The other integral point to the magazine industry is the move to free-distribution. Commuters will have read several titles for free: Metro, Stylist, Shortlist. Others are now following suit, with NME being the surprising newcomer to the model.

“I love free mags,” says Laura. “The audience is everywhere, and this is totally free of the newsstand constraints.” It means they can work more on their own terms.

“We’ve been adversely affected,” says Andrew. “[The Big Issue] is the pioneer of street papers. But we need to rise to the challenge.” He thinks that the difference between free magazines and others is that there’s no brand loyalty, no interaction of the purchase and the desire not to miss an edition that comes with the weekly or monthly purchase.

“As for the NME,” he continues, “I wrote a dissertation on how they spearheaded punk sub-culture.” There’s no money in music advertising, he adds, as it’s starting to get very saturated.

“I think it depends on the title,” adds Katie. “Timeout has an established audience, NME is niche. It’ll be interesting to see how it goes.” She believes the Stylist’s photoshoots are equal in quality to that of Vogue, so free doesn’t necessarily mean cheaper feeling content.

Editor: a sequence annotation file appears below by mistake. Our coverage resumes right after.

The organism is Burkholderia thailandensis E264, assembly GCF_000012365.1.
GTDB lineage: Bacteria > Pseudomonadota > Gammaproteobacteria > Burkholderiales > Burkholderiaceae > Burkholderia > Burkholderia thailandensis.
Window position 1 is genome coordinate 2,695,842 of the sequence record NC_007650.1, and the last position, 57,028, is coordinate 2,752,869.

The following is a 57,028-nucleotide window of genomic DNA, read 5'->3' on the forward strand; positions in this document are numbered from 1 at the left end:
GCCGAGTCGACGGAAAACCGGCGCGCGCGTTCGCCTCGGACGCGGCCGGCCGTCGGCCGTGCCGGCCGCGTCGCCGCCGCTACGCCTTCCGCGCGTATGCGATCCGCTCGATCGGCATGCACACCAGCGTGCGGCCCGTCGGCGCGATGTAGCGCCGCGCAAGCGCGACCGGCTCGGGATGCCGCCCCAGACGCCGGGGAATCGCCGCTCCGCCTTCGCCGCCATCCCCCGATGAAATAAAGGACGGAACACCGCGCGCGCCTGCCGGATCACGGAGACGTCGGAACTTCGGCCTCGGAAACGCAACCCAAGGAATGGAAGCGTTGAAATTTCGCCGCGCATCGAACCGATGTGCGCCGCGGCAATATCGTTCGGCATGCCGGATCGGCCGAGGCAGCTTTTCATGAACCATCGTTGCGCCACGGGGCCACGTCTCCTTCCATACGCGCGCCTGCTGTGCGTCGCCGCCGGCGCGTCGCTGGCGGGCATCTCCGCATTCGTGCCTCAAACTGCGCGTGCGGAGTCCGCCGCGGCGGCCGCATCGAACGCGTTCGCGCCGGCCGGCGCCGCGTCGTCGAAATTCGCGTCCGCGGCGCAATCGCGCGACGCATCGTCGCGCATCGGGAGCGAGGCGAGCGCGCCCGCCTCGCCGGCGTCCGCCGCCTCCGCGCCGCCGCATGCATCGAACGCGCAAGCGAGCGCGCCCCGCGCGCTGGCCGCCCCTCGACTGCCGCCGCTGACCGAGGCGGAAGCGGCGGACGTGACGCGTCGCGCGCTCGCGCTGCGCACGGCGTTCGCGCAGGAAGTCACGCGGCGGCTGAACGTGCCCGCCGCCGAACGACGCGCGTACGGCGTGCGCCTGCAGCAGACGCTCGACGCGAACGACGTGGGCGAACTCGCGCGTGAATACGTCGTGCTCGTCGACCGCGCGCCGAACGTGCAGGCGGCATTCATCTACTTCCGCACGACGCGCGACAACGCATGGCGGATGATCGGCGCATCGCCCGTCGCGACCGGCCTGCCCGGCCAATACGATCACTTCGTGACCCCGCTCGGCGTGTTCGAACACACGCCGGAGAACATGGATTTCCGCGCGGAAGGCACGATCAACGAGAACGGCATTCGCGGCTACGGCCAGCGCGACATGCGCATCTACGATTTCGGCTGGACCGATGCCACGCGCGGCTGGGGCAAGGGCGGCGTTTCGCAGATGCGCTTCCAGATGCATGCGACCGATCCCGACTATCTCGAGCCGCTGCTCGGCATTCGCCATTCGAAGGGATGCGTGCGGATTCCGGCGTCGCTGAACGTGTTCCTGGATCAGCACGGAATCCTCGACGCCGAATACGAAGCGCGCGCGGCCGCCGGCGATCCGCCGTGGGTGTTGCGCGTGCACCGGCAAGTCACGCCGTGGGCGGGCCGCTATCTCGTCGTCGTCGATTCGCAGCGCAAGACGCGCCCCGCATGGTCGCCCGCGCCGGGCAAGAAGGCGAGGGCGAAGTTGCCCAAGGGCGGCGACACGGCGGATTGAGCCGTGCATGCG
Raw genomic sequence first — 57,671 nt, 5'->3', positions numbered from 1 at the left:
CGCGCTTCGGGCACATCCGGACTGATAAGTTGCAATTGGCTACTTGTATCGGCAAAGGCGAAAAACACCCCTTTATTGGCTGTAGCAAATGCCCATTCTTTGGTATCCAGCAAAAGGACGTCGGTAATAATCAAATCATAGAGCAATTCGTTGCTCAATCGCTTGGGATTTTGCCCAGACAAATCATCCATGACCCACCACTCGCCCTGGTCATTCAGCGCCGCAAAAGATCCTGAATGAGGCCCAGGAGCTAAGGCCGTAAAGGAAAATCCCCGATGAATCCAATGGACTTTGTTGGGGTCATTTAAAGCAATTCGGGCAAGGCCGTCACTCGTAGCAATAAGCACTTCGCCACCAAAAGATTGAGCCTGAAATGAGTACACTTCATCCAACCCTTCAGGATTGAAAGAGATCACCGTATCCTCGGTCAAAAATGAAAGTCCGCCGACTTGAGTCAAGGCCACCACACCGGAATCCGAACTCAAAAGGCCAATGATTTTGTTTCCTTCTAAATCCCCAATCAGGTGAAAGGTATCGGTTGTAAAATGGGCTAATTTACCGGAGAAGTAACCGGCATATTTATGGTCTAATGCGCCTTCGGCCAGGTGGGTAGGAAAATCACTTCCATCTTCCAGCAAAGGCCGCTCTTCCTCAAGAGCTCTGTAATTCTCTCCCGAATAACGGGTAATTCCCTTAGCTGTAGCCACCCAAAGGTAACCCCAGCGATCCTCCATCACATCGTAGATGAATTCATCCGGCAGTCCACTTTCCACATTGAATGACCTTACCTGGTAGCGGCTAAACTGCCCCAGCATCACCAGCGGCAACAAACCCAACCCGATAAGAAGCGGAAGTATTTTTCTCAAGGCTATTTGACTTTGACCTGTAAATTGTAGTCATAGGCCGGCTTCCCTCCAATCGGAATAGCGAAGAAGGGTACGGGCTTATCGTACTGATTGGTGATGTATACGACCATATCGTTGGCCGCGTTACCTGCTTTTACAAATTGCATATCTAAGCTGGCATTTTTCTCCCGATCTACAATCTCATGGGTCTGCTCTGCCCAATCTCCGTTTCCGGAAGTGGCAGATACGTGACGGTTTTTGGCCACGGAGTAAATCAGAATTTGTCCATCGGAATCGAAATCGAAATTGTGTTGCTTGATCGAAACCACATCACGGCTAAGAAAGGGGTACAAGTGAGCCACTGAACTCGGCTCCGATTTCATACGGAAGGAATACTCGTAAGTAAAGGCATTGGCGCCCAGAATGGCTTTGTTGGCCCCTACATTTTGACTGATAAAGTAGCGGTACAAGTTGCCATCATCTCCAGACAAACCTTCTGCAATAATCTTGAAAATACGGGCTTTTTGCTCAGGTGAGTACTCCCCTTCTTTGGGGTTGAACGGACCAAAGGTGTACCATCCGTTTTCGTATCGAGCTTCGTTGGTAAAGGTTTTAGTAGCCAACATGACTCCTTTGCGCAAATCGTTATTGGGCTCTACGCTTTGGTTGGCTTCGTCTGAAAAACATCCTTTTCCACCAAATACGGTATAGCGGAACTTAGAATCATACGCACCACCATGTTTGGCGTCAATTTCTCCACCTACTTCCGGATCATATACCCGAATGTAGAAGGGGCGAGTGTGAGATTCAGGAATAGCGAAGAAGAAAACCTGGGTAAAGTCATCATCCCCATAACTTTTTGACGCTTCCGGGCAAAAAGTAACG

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“The free magazine thing doesn’t affect us,” says Eric. “Hot Rum Cow escapes from the digital world. It isn’t always time sensitive; it’s informative and an experience. The site is a tool to reach out to new readers, it’s a vital cog in getting content out.

As for final passing pearls of wisdom, Katie notes that platforms are important and you must constantly be learning from your audience and stamping your own voice and opinion on what you do. Eric says that you don’t make money overnight, so, “View the long game.”